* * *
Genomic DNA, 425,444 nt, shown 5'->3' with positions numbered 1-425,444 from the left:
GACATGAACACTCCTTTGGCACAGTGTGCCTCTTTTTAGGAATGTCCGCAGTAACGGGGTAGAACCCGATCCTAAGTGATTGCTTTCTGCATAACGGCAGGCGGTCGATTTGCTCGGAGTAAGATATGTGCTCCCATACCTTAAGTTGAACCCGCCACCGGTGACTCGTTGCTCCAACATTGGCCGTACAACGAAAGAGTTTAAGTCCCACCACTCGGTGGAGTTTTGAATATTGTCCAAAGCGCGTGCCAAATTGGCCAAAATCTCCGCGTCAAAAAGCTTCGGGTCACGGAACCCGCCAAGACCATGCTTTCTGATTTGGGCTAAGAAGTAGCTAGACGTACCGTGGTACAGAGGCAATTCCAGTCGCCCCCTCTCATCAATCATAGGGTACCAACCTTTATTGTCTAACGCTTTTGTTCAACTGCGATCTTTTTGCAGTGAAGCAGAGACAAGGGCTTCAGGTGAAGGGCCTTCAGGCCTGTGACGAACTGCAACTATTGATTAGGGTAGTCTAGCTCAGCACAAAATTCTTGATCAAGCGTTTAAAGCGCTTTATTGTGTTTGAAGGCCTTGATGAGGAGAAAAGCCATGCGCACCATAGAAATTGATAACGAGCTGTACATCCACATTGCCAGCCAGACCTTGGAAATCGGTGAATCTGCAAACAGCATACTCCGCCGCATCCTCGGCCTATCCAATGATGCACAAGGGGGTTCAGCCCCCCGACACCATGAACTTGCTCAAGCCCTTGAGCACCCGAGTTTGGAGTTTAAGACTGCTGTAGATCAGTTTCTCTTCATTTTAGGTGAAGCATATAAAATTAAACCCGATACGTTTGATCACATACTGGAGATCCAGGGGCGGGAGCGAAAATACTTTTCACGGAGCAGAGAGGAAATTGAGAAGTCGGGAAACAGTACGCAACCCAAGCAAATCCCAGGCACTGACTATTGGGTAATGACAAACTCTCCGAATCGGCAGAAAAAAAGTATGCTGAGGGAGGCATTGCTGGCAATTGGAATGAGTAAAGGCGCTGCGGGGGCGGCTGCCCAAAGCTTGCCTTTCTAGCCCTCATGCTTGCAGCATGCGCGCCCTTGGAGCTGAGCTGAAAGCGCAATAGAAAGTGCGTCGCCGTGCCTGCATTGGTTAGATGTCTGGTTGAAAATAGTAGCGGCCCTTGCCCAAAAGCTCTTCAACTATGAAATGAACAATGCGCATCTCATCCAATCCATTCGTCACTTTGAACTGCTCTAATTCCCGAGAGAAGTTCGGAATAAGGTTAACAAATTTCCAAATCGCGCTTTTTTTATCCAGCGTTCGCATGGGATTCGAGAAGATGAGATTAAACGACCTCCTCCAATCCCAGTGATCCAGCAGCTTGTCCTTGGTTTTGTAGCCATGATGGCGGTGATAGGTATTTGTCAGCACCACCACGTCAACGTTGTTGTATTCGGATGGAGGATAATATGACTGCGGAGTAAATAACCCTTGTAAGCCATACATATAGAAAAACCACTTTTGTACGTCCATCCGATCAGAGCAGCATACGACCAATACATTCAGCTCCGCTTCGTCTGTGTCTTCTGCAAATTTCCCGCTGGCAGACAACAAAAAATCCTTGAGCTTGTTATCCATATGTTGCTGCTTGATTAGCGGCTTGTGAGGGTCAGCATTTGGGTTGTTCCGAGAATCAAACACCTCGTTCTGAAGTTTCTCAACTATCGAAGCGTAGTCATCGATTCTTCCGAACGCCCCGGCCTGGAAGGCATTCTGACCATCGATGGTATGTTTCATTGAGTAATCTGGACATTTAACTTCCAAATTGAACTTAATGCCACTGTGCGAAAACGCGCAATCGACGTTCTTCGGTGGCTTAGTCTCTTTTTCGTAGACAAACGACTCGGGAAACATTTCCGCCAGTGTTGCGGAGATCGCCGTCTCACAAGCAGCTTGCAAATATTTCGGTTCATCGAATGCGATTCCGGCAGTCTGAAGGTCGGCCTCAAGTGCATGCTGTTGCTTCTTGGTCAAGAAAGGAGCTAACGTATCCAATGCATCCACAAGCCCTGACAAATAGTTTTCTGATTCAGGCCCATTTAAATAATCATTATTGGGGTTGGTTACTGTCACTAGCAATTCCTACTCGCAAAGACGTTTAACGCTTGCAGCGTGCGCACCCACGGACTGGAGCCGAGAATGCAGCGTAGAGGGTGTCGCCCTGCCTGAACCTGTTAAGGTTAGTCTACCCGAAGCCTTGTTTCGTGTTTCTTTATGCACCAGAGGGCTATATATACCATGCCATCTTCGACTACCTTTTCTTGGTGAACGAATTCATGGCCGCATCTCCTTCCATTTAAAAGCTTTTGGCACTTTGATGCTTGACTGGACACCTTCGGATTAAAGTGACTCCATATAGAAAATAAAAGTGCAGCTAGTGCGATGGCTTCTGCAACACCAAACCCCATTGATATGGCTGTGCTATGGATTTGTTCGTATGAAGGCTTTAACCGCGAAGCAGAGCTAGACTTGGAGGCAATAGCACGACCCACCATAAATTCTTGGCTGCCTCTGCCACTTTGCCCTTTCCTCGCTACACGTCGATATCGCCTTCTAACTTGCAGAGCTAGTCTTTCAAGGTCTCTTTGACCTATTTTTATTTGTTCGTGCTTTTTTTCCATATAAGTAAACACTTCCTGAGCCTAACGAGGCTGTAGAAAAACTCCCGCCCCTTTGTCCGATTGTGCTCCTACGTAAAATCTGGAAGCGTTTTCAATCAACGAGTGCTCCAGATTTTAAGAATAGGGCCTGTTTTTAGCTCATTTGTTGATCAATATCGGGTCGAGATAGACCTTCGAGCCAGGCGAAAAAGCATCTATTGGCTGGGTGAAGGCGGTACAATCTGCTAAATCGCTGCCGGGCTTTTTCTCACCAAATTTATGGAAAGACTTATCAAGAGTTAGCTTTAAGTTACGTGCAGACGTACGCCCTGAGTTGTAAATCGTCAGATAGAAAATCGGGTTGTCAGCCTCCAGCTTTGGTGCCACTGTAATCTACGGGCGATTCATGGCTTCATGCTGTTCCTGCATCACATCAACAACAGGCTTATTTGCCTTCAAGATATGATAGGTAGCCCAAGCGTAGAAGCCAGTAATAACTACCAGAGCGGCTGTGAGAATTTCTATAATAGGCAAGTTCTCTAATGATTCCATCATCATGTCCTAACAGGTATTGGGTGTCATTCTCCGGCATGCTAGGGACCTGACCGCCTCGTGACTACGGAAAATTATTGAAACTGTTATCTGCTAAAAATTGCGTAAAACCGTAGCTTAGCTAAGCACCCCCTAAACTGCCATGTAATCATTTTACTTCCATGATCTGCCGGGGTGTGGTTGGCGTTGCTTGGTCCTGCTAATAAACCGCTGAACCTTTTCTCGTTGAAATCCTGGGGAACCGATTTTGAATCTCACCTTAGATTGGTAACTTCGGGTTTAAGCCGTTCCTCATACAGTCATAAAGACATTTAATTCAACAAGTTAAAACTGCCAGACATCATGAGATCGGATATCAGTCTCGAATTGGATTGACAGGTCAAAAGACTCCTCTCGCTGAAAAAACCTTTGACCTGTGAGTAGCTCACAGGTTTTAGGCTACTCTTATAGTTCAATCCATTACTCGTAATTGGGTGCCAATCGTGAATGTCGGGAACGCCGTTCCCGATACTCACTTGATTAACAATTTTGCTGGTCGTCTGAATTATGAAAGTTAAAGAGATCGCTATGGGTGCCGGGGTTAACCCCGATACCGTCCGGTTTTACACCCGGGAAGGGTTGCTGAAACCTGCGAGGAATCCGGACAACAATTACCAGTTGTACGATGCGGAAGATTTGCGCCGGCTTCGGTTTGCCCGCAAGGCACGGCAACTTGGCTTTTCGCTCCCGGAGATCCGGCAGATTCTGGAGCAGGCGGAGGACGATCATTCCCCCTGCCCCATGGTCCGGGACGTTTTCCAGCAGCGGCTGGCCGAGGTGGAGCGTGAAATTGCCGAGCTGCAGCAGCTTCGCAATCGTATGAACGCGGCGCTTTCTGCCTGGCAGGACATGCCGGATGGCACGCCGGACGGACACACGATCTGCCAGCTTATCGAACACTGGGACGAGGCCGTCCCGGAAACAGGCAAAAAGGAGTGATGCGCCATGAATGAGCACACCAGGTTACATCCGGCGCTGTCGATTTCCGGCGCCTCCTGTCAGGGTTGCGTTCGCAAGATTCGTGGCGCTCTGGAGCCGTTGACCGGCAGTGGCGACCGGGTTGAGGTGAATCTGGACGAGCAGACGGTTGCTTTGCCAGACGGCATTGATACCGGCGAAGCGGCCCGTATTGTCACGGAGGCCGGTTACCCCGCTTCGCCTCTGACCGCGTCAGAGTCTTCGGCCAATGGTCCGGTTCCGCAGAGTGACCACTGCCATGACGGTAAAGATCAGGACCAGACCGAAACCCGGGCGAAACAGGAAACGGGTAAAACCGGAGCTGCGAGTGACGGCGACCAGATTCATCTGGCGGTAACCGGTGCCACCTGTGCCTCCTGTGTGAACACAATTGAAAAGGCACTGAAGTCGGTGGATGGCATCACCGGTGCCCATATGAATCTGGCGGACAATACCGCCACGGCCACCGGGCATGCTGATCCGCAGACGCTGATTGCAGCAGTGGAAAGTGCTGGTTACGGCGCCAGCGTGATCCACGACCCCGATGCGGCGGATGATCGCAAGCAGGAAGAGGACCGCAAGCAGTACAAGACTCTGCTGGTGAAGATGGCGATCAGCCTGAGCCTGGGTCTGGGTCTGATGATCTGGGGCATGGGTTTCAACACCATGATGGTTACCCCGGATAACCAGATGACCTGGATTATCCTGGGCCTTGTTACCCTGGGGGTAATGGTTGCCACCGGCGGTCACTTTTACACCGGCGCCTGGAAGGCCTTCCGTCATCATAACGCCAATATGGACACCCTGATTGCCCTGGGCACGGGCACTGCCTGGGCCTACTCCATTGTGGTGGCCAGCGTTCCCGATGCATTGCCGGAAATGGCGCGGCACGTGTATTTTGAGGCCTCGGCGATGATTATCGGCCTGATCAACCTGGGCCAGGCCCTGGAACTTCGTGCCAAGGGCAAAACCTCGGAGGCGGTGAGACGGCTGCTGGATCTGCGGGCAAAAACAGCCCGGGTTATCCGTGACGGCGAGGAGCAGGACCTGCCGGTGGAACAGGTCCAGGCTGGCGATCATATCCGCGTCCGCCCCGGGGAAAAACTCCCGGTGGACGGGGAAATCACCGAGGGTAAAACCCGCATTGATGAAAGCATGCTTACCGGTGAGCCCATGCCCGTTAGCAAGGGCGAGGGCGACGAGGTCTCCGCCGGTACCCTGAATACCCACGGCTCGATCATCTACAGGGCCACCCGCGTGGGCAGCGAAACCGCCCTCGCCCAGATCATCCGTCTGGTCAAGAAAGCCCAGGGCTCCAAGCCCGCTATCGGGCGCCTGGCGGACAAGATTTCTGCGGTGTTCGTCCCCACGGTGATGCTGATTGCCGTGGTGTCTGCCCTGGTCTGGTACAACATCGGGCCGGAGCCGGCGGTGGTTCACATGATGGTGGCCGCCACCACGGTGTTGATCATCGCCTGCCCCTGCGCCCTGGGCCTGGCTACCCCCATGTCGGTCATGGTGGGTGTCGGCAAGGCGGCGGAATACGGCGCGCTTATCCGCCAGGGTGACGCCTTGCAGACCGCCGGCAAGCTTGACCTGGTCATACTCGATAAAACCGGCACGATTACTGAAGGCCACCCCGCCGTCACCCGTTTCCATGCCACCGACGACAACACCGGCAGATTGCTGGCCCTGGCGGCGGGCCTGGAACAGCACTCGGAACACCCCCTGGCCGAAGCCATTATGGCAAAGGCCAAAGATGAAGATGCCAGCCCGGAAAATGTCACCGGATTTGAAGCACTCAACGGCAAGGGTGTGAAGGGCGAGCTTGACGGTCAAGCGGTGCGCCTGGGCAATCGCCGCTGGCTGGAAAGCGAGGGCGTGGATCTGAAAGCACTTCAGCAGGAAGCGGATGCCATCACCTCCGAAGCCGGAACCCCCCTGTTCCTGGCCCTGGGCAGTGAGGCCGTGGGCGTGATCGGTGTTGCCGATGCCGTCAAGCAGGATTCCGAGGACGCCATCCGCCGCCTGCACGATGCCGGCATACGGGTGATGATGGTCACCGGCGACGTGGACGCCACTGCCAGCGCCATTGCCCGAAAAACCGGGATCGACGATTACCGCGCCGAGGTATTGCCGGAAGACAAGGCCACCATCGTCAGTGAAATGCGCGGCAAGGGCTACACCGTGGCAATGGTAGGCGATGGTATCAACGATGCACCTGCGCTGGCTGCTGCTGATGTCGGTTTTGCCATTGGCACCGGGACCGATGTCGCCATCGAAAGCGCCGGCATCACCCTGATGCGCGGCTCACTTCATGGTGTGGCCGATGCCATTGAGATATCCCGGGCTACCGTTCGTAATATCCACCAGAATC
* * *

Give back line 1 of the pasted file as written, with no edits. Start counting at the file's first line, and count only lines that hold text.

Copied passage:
Genomic DNA, 425,444 nt, shown 5'->3' with positions numbered 1-425,444 from the left: